’tis the season – holiday parties and workplace accidents

Accidents during a holiday party at work may qualify as work accidents and thus be covered by statutory social accident insurance. However, this will be only be the case if the holiday party is in fact considered a work event and organised by the employer. Following a judgment by the German Federal Social Court (Bundessozialgericht, BSG), a holiday party organised by employees for their colleagues does not qualify as a work event (judgment dated 26 June 2014, docket number B 2 U 7/13 R).

In the case at hand, employees of an Employment Office organised a holiday party in a bowling alley outside of working hours. The costs of the party were borne by the participants themselves, and the invitees all worked in the same team. During the party, the plaintiff tripped and suffered an injury. When her claim to have the accident recognised as a work accident was rejected, she unsuccessfully sought legal recourse. The Federal Social Court held that since the holiday party could not be considered a work-related event, it was not covered by the statutory accident insurance. Pursuant to Book 7 of the German Social Security Code, work accidents are accidents suffered when carrying out a so-called insured task, which includes accidents at the workplace or during activities with an occupational purpose. Work-related team events, such as holiday parties, are also covered as they are considered to promote teambuilding. However, such events must be organised or at least be initiated by the employer. Private events, even if they may benefit the employer and are known and welcomed by the employer, will not trigger accident insurance protection. Applying these standards, the Federal Social Court found that the holiday party merely qualified as a private event. The party had been initiated and organised solely by employees, and the management had not declared its approval of the event.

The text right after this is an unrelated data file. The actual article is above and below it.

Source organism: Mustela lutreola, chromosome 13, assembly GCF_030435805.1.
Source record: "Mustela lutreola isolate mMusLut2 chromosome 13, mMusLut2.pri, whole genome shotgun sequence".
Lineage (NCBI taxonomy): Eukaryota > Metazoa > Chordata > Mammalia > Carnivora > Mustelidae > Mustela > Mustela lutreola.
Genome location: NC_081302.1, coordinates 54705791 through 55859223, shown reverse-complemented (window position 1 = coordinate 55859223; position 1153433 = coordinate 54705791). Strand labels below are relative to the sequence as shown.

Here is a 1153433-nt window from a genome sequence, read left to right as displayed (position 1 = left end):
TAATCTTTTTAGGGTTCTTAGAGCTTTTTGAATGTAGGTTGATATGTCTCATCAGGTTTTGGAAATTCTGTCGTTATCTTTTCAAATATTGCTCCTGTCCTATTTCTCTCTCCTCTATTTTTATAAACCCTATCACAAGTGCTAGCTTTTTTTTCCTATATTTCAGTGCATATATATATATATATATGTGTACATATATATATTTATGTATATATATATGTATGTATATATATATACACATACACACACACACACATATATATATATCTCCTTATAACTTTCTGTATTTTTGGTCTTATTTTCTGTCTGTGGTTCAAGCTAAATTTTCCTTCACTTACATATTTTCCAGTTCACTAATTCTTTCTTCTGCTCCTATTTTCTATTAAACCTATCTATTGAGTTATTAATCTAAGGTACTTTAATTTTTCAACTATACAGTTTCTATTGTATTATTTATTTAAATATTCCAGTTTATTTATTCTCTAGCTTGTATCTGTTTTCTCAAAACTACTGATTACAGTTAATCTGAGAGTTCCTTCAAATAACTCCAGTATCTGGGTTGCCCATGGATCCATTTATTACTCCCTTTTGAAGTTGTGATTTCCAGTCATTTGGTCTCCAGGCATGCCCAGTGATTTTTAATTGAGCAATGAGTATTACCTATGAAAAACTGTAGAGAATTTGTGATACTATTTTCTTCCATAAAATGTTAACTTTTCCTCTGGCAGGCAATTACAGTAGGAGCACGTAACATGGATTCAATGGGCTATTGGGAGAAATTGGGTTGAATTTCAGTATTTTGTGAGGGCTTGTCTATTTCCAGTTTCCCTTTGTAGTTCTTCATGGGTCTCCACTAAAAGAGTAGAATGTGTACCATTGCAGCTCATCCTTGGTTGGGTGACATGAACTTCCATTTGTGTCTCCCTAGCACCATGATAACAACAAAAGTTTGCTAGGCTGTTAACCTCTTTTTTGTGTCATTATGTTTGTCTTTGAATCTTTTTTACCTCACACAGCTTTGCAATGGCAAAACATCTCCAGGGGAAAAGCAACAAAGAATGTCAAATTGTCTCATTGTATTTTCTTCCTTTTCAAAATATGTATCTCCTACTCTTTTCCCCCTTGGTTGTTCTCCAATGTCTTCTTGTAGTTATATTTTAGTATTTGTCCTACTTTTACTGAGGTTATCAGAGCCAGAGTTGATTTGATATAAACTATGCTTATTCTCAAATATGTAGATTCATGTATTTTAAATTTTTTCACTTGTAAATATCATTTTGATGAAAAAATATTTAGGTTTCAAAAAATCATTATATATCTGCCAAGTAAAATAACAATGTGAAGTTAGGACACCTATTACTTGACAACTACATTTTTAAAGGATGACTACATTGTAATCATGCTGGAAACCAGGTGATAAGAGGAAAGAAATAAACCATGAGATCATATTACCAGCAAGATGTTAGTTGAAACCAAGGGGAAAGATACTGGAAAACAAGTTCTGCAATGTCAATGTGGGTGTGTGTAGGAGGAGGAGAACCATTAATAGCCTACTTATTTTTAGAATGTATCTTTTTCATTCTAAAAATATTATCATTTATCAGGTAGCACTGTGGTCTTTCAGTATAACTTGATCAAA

Following this judgment, it will be necessary in practice to clearly distinguish between work events and private events, even if they are organised in connection with the employment relationship. Employers should bear this in mind during the festive season.